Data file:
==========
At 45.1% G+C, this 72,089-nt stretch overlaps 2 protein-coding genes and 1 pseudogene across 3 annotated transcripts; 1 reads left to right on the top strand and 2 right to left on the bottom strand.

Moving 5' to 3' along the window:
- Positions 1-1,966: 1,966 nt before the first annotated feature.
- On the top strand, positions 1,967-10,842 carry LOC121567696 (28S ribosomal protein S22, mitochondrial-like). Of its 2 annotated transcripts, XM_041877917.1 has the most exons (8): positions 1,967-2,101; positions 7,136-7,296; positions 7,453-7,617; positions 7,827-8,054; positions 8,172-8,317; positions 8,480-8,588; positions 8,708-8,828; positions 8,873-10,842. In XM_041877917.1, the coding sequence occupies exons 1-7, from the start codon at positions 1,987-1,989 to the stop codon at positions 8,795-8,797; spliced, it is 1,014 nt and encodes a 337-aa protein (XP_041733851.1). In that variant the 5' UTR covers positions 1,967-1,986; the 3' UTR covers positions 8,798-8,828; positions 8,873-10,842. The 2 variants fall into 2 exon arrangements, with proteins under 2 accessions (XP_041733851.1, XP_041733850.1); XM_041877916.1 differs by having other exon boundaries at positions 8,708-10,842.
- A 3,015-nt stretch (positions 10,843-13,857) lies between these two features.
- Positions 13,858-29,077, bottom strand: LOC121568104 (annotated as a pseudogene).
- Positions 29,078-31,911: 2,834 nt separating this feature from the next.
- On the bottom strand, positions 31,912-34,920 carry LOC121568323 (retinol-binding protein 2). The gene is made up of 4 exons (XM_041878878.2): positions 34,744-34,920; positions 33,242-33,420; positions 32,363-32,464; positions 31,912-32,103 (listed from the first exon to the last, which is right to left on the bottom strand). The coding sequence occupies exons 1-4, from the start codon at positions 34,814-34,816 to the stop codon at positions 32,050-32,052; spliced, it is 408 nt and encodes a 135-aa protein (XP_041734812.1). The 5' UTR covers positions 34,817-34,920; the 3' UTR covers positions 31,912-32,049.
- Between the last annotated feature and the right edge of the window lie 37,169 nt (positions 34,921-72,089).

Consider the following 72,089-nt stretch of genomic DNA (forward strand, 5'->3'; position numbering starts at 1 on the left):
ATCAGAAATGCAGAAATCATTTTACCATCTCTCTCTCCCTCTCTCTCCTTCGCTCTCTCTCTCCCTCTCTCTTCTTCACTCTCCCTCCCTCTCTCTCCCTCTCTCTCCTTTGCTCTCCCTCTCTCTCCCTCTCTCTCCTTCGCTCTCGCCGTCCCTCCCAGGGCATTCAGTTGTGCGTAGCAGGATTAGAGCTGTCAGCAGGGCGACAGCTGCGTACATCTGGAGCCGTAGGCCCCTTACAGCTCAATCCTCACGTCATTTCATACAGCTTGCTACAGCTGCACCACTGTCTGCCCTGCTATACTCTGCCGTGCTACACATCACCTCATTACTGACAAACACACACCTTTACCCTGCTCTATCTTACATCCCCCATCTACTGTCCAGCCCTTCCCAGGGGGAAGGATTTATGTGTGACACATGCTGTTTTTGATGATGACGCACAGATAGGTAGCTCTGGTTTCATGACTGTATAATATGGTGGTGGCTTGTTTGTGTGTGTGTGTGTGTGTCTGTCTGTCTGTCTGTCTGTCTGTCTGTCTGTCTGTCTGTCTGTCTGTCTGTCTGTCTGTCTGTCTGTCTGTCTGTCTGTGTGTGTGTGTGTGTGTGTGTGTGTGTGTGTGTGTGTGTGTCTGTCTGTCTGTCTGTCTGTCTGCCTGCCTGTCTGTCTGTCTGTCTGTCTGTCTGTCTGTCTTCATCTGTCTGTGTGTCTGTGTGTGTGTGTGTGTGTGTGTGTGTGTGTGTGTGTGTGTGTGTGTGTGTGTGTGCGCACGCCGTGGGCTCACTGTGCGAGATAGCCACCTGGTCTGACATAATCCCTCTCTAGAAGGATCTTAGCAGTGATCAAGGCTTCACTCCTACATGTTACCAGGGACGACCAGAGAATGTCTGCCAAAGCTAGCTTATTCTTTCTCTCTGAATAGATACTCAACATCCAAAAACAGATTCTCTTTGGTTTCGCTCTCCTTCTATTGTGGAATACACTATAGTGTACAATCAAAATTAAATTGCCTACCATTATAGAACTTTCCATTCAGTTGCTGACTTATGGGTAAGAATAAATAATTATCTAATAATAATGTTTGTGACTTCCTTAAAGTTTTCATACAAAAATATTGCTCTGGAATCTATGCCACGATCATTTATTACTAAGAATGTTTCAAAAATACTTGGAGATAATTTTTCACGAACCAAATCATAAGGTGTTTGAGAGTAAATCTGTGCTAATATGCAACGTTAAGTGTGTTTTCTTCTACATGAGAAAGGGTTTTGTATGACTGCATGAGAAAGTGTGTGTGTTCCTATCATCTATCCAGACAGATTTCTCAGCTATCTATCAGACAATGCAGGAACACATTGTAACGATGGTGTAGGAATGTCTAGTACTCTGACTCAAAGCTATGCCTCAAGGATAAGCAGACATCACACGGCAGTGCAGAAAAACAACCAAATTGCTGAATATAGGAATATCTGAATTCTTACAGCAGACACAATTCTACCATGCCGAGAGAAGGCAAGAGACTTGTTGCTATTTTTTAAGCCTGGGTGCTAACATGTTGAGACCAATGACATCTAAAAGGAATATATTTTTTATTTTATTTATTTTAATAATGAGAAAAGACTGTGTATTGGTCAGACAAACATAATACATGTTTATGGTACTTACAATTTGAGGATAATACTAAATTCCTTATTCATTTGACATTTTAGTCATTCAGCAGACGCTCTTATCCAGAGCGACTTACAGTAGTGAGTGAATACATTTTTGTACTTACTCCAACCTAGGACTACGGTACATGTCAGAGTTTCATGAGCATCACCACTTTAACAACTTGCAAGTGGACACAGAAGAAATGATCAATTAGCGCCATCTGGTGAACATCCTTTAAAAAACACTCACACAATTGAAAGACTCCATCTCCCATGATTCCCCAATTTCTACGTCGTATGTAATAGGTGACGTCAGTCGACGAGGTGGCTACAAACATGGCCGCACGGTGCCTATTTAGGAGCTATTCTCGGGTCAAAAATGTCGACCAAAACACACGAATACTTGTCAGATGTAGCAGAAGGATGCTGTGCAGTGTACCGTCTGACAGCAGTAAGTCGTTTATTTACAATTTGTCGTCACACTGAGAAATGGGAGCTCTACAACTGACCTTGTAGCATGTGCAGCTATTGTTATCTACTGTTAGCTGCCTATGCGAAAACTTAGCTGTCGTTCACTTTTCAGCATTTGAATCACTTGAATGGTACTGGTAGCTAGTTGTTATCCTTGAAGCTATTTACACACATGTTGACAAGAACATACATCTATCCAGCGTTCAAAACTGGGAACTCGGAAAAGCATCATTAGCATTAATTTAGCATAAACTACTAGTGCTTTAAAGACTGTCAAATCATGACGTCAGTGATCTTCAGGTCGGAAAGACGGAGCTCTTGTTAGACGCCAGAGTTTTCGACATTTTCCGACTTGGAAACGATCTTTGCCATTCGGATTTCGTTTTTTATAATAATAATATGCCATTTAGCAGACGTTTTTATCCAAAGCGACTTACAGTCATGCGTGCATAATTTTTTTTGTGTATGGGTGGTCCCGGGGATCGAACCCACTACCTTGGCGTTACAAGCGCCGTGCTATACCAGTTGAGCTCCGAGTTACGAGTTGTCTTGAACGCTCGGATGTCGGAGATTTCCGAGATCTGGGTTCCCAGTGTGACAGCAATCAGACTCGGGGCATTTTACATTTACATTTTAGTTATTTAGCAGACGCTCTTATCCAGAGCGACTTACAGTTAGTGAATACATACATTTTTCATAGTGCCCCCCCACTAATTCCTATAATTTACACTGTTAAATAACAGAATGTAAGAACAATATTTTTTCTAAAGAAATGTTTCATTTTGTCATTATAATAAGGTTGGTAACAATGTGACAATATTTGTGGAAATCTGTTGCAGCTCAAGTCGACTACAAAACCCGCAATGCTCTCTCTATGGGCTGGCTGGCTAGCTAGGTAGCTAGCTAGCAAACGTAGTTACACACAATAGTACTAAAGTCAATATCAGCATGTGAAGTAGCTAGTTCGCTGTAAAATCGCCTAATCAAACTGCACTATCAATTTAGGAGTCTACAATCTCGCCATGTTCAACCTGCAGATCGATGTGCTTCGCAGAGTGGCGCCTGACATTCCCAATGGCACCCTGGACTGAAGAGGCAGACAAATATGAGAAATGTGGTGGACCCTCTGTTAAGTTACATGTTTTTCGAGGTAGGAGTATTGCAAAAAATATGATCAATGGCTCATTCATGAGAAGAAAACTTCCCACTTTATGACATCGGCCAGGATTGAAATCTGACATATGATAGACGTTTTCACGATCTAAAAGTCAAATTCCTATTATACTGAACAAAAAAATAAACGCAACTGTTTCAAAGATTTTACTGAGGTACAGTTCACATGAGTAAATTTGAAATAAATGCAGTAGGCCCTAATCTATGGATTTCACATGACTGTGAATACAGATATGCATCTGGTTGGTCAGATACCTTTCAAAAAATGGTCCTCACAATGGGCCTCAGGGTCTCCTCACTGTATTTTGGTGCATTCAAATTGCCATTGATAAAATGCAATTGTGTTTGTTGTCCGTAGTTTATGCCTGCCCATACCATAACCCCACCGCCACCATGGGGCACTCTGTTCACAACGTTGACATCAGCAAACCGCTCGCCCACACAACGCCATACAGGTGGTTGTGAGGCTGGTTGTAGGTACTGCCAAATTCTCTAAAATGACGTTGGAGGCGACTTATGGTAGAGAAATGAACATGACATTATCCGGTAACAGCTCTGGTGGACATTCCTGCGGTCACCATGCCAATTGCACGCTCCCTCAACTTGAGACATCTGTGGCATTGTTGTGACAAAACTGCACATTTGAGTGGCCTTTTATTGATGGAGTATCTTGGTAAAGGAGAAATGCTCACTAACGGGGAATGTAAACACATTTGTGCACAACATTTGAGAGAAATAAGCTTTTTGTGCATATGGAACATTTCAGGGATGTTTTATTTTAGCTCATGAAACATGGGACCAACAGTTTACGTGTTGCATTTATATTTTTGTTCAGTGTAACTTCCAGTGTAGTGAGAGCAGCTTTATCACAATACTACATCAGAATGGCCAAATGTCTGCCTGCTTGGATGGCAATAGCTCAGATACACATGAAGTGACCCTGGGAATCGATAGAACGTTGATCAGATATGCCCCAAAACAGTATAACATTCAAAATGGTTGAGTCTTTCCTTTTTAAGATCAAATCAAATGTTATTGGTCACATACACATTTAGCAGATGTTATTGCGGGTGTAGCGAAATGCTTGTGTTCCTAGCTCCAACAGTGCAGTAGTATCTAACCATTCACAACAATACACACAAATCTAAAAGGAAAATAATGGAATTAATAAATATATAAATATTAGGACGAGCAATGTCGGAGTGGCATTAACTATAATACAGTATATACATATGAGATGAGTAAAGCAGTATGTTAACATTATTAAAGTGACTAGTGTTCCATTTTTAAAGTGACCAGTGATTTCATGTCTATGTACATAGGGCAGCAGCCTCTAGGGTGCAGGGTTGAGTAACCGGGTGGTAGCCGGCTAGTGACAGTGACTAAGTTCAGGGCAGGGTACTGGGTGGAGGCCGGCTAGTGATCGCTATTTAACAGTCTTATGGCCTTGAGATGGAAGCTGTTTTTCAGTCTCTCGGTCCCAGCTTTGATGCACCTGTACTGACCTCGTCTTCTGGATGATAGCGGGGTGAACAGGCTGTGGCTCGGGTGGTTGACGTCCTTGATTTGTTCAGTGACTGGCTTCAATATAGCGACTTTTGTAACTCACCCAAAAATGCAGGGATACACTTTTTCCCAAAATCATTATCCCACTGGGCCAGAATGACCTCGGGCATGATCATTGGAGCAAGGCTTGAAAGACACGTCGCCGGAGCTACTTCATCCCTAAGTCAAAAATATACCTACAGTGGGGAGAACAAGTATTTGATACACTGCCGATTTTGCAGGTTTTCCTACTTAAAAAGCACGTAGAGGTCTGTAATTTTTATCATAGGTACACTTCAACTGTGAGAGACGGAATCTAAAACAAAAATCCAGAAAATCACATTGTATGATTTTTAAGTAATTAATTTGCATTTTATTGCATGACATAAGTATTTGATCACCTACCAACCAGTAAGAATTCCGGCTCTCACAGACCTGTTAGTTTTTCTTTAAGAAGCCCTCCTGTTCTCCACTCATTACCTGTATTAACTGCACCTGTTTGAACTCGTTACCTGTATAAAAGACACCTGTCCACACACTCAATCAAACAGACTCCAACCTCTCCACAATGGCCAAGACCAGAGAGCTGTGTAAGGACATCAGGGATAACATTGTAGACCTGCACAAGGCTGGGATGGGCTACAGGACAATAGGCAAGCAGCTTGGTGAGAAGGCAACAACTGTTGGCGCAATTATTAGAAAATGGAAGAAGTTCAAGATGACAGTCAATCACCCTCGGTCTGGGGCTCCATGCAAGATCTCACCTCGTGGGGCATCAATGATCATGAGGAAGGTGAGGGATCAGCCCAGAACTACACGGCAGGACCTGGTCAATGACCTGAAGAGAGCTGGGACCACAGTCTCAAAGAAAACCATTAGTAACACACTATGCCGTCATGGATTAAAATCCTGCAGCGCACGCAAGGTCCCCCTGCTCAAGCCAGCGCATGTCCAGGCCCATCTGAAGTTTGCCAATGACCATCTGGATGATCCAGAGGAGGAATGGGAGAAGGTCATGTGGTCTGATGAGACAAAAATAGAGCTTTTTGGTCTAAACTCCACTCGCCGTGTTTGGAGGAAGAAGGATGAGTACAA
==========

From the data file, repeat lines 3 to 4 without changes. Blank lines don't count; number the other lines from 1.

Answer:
- Positions 1-1,966: 1,966 nt before the first annotated feature.
- On the top strand, positions 1,967-10,842 carry LOC121567696 (28S ribosomal protein S22, mitochondrial-like). Of its 2 annotated transcripts, XM_041877917.1 has the most exons (8): positions 1,967-2,101; positions 7,136-7,296; positions 7,453-7,617; positions 7,827-8,054; positions 8,172-8,317; positions 8,480-8,588; positions 8,708-8,828; positions 8,873-10,842. In XM_041877917.1, the coding sequence occupies exons 1-7, from the start codon at positions 1,987-1,989 to the stop codon at positions 8,795-8,797; spliced, it is 1,014 nt and encodes a 337-aa protein (XP_041733851.1). In that variant the 5' UTR covers positions 1,967-1,986; the 3' UTR covers positions 8,798-8,828; positions 8,873-10,842. The 2 variants fall into 2 exon arrangements, with proteins under 2 accessions (XP_041733851.1, XP_041733850.1); XM_041877916.1 differs by having other exon boundaries at positions 8,708-10,842.